It was not long ago (2006) that we reported in InBrief that British Columbia was considering legislation relating to apologies. And, indeed, from our Toronto office, Joseph D’Angelo and Benjamin Bathgate subsequently contributed articles about Ontario’s Apology Act that came into force last year. Manitoba has similar legislation and through rules or amendments to other statutes, Nova Scotia, Newfoundland and Labrador and Saskatchewan now have similar provisions. In general, they describe the apology as an expression of sympathy or regret, a statement that one is sorry or other words or actions indicating contrition or commiseration.
In their article, D’Angelo and Bathgate explained further:
The objective of such legislation is to encourage early and cost-effective resolution of disputes and/or prevent the commencement of lawsuits where apologies are offered. In the absence of apology legislation, an apology would be considered a key admission in the course of a legal dispute.
There have been a number of studies showing that a sincere, proper apology rendered at the right time has beneficial effects. For example, a study in 1994 showed that, in the case of medical malpractice suits, a significant percentage of patients said they would not have filed suits had they been given an explanation and apology.
Even prior to legislating in the area of “I’m sorry,” the apology was studied and used in the context of court-connected mediation – a process used once a lawsuit had been commenced, but early on, in the hopes the parties would reach a resolution before the matter went to trial for determination by a judge.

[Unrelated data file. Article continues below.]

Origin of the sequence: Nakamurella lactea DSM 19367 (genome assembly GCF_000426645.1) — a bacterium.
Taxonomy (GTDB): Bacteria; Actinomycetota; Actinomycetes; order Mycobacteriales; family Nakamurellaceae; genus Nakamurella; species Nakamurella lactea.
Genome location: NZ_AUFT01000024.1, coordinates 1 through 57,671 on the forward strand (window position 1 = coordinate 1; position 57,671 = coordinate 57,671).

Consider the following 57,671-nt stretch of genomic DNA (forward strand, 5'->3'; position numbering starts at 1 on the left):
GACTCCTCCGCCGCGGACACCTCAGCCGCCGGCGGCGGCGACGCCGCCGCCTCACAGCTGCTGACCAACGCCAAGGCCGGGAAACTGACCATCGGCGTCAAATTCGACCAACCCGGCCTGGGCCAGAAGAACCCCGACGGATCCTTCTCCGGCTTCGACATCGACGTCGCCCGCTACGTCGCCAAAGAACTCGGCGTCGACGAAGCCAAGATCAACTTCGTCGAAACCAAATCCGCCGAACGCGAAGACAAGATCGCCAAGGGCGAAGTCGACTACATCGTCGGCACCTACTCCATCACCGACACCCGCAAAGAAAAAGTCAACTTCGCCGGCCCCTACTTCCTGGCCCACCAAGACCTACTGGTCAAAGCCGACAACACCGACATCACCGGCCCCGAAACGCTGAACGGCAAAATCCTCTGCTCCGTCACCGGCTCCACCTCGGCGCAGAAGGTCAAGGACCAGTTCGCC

But as previously discussed in the context of mediation and likely having applicability in other situations as well, there is no certainty an apology will work. There are numerous dynamics at play which, together with the players and circumstances, do not make forecasts about the effectiveness of apologies highly reliable.
Indeed, if seen as a ploy to soften the other side, it will fail miserably. It may inflame passions, entrench the other side in the belief that he or she must protect against being manipulated or “used.” It should also be noted with considerable care, that even the heartfelt apology, delivered with utmost sincerity and without ulterior motives, may be perceived as insincere by the recipient and may not advance the resolution process. Sincerity may exist objectively, but if it is not perceived as such by the person who is to be or might be affected by it, then it has no value in aiding the resolution process. At the same time, it must be acknowledged that, in some circumstances, the feigned apology will be effective. More precisely, the maker of the apology who feigns the truth and sincerity of it, and who does it well, may be as effective as the one who delivers it honestly. As in so many instances, perception governs.